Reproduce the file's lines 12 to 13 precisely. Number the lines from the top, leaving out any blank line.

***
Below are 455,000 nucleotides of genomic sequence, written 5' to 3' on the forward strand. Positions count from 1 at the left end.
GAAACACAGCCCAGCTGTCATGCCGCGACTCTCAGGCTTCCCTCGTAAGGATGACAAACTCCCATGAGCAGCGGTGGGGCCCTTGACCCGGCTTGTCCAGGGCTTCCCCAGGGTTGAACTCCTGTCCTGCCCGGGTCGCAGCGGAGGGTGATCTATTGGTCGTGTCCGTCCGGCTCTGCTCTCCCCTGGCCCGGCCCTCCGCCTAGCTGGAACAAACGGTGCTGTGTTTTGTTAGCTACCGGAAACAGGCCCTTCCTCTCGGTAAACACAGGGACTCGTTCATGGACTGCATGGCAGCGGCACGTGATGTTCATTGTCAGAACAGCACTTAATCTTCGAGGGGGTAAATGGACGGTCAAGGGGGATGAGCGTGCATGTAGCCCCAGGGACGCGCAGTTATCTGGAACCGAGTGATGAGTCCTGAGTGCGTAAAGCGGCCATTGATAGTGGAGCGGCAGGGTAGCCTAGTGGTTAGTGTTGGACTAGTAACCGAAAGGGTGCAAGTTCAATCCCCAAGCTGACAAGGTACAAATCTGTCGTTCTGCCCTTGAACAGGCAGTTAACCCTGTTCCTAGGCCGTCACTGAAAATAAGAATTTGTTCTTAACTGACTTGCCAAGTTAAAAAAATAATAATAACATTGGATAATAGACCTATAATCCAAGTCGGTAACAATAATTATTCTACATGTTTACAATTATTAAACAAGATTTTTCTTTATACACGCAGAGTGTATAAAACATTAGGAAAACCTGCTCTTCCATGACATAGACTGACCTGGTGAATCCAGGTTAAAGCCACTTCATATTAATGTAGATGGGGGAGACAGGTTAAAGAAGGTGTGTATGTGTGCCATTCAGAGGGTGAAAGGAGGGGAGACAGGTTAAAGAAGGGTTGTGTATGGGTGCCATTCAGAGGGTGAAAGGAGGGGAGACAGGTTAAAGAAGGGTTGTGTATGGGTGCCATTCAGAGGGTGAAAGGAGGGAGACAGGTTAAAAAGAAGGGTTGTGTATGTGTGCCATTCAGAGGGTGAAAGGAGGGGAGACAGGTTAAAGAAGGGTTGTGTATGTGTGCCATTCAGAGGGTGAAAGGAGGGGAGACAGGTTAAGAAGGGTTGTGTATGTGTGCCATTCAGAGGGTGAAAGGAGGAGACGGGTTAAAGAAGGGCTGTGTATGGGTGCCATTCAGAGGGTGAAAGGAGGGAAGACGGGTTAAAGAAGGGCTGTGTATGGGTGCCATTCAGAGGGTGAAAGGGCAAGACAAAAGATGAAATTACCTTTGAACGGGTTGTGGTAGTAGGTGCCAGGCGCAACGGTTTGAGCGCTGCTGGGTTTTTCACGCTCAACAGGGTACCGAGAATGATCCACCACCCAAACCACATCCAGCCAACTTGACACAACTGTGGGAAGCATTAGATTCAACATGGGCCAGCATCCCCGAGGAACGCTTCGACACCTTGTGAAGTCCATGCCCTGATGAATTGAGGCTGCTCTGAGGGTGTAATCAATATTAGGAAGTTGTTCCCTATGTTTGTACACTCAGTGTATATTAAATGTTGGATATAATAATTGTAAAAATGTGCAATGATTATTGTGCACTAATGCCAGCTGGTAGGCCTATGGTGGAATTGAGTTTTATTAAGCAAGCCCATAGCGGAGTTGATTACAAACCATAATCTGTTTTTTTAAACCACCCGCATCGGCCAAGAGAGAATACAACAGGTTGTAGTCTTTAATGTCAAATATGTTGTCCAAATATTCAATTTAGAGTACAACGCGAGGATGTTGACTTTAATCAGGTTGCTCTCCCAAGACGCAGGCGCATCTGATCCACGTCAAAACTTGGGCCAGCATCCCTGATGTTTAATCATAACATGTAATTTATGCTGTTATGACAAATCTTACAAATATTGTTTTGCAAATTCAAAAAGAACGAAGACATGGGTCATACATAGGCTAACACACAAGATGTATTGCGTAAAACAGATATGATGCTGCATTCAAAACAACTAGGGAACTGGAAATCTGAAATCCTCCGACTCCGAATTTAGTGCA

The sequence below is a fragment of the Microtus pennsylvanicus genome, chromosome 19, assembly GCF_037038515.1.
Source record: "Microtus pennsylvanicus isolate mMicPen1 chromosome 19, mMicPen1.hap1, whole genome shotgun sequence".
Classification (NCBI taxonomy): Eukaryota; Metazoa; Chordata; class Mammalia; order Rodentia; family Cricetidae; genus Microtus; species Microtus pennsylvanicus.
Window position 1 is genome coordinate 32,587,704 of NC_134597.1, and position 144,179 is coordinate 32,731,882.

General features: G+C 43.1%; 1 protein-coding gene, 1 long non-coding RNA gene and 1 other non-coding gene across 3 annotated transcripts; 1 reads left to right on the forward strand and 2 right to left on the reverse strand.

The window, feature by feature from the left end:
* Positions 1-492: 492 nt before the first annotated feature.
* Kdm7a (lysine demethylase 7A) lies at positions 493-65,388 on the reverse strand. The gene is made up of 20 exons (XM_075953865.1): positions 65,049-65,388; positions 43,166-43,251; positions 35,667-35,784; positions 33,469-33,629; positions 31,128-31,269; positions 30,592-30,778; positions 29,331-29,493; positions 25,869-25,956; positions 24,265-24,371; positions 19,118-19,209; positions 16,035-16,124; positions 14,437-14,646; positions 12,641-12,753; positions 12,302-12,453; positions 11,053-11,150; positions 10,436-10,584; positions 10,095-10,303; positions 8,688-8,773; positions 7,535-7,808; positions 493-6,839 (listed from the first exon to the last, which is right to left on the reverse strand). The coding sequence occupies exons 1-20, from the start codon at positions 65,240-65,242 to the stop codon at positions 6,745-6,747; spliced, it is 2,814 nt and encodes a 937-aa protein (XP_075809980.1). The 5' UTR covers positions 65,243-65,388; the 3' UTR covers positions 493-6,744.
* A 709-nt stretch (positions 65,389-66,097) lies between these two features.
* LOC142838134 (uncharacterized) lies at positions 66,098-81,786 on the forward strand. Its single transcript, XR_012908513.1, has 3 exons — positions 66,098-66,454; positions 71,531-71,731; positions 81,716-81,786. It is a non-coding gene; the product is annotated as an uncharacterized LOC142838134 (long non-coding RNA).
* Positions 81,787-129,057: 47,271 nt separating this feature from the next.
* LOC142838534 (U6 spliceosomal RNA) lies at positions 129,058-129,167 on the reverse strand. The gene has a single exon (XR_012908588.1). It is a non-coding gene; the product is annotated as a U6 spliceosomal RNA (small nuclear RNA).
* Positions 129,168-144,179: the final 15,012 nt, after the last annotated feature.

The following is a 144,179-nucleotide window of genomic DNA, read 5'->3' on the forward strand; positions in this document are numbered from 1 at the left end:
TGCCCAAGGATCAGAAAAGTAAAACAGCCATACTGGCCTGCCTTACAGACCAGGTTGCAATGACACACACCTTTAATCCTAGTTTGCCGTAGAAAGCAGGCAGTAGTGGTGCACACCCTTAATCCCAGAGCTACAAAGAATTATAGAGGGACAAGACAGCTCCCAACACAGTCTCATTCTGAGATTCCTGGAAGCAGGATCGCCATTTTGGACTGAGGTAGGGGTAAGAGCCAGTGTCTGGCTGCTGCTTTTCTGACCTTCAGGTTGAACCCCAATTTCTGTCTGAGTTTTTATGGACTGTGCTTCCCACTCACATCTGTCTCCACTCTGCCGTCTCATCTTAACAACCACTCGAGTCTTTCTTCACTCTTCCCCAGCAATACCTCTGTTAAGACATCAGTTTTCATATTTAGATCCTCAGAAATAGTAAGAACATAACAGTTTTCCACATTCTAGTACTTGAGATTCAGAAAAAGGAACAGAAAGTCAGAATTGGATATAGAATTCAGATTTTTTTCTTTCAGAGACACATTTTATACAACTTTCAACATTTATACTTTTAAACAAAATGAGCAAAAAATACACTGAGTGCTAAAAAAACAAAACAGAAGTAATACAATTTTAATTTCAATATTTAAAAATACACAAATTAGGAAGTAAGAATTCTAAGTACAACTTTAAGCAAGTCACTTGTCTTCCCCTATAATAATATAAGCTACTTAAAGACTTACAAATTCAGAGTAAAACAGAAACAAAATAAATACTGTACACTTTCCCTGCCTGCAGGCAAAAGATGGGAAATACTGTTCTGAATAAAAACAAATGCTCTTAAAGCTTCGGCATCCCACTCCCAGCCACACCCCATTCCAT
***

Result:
* LOC142838134 (uncharacterized) lies at positions 66,098-81,786 on the forward strand. Its single transcript, XR_012908513.1, has 3 exons — positions 66,098-66,454; positions 71,531-71,731; positions 81,716-81,786. It is a non-coding gene; the product is annotated as an uncharacterized LOC142838134 (long non-coding RNA).
* Positions 81,787-129,057: 47,271 nt separating this feature from the next.